SURF 2012: Synthetic biology in a cell-free expression system

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2012 SURF project description

  • Mentor: Richard Murray
  • Co-mentor: Jongmin Kim

Synthetic biology aims to understand design principles of natural circuits and to achieve novel functions using tools of engineering disciplines. The classic achievements are the construction of a synthetic oscillator and a toggle switch in E. coli. While the design of synthetic circuits in bacteria is still a pervasive activity in the field of synthetic biology, in vitro synthetic biology has emerged as a powerful platform for studying and harnessing biochemical processes independent from complex ancillary processes of cellular environment.

The project will focus on demonstrating cell-free expression systems such as reconstituted expression kit [1] and E. coli cell-extract [2] as a valuable training ground for synthetic biology [3]. In principle, any circuits implemented in cells can also be implemented in cell-free expression systems, given additional circuit components. Students are expected to work on transcriptional regulatory circuits [4, 5] and plasmid constructs in cell-free systems --- a particular emphasis will be on developing protocols for heterogeneous regulatory circuit (e.g. transcriptional, post-transcriptional, small molecules).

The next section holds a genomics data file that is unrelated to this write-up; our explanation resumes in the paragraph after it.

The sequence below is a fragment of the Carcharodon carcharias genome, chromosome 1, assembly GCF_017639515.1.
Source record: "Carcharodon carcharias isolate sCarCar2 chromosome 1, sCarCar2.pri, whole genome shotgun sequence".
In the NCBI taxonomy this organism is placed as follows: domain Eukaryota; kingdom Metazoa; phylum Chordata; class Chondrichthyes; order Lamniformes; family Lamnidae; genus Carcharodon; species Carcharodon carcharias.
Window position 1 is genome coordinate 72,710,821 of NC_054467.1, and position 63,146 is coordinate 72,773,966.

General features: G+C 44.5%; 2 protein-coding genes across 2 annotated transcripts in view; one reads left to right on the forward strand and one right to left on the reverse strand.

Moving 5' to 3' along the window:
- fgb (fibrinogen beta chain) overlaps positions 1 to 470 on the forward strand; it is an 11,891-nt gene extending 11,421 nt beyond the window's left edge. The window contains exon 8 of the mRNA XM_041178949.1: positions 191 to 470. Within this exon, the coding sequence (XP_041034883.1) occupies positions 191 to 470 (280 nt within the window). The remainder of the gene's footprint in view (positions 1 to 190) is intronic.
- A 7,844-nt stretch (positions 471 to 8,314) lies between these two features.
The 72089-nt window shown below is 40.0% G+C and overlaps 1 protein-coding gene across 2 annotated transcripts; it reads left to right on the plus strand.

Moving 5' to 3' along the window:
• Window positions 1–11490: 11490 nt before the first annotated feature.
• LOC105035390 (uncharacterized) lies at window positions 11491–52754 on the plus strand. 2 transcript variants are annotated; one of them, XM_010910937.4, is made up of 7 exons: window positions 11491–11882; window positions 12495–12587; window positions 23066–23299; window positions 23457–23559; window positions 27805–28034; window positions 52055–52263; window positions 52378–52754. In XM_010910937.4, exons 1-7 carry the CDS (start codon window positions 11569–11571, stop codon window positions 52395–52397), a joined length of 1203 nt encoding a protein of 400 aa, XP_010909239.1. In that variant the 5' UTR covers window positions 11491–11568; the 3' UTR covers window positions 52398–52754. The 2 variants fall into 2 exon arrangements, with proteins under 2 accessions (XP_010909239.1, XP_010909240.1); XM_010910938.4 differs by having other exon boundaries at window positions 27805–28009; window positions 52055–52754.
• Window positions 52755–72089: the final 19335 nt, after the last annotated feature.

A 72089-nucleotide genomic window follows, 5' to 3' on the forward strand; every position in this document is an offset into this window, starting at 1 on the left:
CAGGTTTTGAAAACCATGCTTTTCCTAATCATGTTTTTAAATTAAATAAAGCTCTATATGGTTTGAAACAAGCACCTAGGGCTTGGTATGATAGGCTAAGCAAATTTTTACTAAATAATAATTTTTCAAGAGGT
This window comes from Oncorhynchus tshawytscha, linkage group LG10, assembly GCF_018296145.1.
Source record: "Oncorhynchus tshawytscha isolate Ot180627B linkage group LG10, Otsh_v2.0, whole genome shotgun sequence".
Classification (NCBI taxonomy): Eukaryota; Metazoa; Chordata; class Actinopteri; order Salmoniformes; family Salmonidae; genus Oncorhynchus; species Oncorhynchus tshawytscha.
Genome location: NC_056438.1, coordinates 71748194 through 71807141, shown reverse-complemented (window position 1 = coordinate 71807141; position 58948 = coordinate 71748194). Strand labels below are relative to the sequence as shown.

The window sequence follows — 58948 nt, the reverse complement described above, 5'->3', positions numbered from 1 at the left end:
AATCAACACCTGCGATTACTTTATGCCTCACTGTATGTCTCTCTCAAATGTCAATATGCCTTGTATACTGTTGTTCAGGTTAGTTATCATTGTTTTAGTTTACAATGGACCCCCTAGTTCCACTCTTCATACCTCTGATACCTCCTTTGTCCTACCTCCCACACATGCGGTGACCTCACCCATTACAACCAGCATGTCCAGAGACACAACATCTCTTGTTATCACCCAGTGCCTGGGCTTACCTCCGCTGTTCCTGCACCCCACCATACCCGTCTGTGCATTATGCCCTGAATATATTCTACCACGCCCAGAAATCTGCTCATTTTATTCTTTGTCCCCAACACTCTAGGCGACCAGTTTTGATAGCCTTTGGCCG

1. Yoshihiro Shimizu et al., (2001) Cell-free translation reconstituted with purified components, Nature Biotechnology 19:751-755
  2. Jonghyeon Shin and Vincent Noireaux, (2010) Efficient cell-free expression with the endogenous E. coli RNA polymerase and sigma factor 70, Journal of Biological Engineering 4:8
  3. David K. Karig, Sukanya Iyer, Michael L. Simpson and Mitchel J. Doktycz, (2011) Expression optimization and synthetic gene networks in cell-free systems, Nucleic Acids Research (published online doi: 10.1093/nar/gkr1191)
  4. Jongmin Kim and Erik Winfree (2011) Synthetic in vitro transcriptional oscillators, Molecular Systems Biology 7:465
  5. Elisa Franco et al., (2011) Timing molecular motion and production with a synthetic transcriptional clock, Proceedings of the National Academy of Sciences 108:E784-793